You may have noticed that this blog seems to focus on flashlights (or “torches” in the UK). They’re simple things compared to most technology but their elemental nature makes them almost entrancing. Here’s why.

Darkness is the unknown, the unexplorable. Night rules us with its recurrent temporal restriction, constraining our productivity to what we call day. The dark renders our sense of sight worthless for half of our lives.

People have attempted to overcome dark’s reign by harnessing fire since people have existed. Trees absorb energy from the sun to grow. These biological batteries are harvested as wood, then turned into heat and light. This light is used to push back darkness. To make the invisible visible. To extend the day.


Harnessing the sun’s energy like this requires technology and is a core trait that separates us from animals. As people learned to make fire hotter, brighter and last longer, their technological advancement rewarded them with a greater chance of survival and more time away from darkness.

Wood was replaced with animal fat, beeswax or plant resin. These let people carry light as candles and torches, allowing them to explore more new places. These were replaced with processed coal and oil, bringing light to everyone’s home, as long as they were rich enough.

Lamps let people read books late into the evening. More hours of the “day” could be used for gaining knowledge. Lighting meant factories no longer relied on daylight. Winter months became as productive as summer. People now controlled the seasons.

Coal and oil gave way to the electric incandescent light: the light bulb. Switches turned light on and off in an instant. Each Watt of power produced 10 lumens of light. More electrical power meant more light and more light gave people more power.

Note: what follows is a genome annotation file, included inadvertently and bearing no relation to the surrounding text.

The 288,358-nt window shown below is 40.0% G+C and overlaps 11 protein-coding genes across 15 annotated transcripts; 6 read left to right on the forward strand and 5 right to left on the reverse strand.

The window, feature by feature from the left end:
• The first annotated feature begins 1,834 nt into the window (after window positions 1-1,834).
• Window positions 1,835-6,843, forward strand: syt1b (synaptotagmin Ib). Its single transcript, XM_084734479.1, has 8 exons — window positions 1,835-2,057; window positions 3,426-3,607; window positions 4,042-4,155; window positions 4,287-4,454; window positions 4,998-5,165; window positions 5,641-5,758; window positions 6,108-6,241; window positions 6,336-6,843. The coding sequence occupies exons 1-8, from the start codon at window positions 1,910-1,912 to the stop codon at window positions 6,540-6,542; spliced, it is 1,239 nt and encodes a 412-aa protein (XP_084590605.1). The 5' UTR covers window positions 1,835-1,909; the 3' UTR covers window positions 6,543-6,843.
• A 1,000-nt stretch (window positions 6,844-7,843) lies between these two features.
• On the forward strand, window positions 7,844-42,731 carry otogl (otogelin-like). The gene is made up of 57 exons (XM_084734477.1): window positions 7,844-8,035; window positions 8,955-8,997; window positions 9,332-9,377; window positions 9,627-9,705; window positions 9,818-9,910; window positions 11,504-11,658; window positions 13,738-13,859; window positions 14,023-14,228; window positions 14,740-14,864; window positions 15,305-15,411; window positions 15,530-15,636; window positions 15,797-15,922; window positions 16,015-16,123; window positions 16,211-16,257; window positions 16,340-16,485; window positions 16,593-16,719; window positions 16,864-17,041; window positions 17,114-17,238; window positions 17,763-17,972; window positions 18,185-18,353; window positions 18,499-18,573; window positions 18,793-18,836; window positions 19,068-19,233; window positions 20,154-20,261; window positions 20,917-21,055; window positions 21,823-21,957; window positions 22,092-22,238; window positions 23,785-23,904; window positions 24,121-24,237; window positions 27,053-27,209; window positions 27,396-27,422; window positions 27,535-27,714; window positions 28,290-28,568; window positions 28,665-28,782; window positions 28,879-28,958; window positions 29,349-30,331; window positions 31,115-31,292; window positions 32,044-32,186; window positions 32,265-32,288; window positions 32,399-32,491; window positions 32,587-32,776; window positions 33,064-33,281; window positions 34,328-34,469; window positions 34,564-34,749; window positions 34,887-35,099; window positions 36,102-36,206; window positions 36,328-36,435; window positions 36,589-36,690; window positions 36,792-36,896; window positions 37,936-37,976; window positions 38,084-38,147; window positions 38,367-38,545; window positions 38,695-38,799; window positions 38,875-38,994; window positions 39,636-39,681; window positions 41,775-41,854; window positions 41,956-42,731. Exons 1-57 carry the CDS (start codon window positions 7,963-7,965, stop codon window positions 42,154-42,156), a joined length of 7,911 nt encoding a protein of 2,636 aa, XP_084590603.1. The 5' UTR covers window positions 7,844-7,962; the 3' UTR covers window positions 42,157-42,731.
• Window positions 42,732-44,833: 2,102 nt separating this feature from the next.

Battery technology advanced, as people wanted more power in their hand as well as their home. The humble alkaline AA could produce 5 lumens from a bulb with half a Watt, lasting 10 hours. New Ni-Mh chemistry meant AA batteries could sustain twice the lumens for the same time.

This was enough light to make flashlights a reality. People could point at darkness anywhere and it would depart from them if they were close enough to it.

But 10 lumens for every Watt means 98% of the energy is wasted as heat. 700 lumens from a household bulb was just enough to light a room but that took a massive 60W of power: much more than could fit in one’s hand. More efficiency was needed and tungsten incandescent bulbs gave way to halogen, compact fluorescent lamps and finally LEDs.

White LEDs now produce over 10 times as many lumens per Watt of energy as incandescent bulbs. Within a few decades, this generation of people are now used to harnessing 10 times the brightness or staying out in the dark for 10 times as long as our incandescent-wielding ancestors.

Taking energy from a battery cell to make light is a simple system, with only a few components that technology has the opportunity to advance. Technology means battery cells can pump out more watts for more time, light sources become more efficient and optics such as reflectors and total-internal-reflection lenses point the light in the right direction.

We’ve reached the point where palm-sized flashlights now can accompany us on a year long expedition without needing new batteries or to be recharged, producing light not stop for a whole year. Something you take out of your pocket now makes more light when you turn it on than 20 mains powered incandescent bulbs. If we want to see something far away, we can now take something from a jacket pocket, press a button and light something up over a mile away.

Years ago none of this was possible. Now dark departs from us at the first click of a switch.

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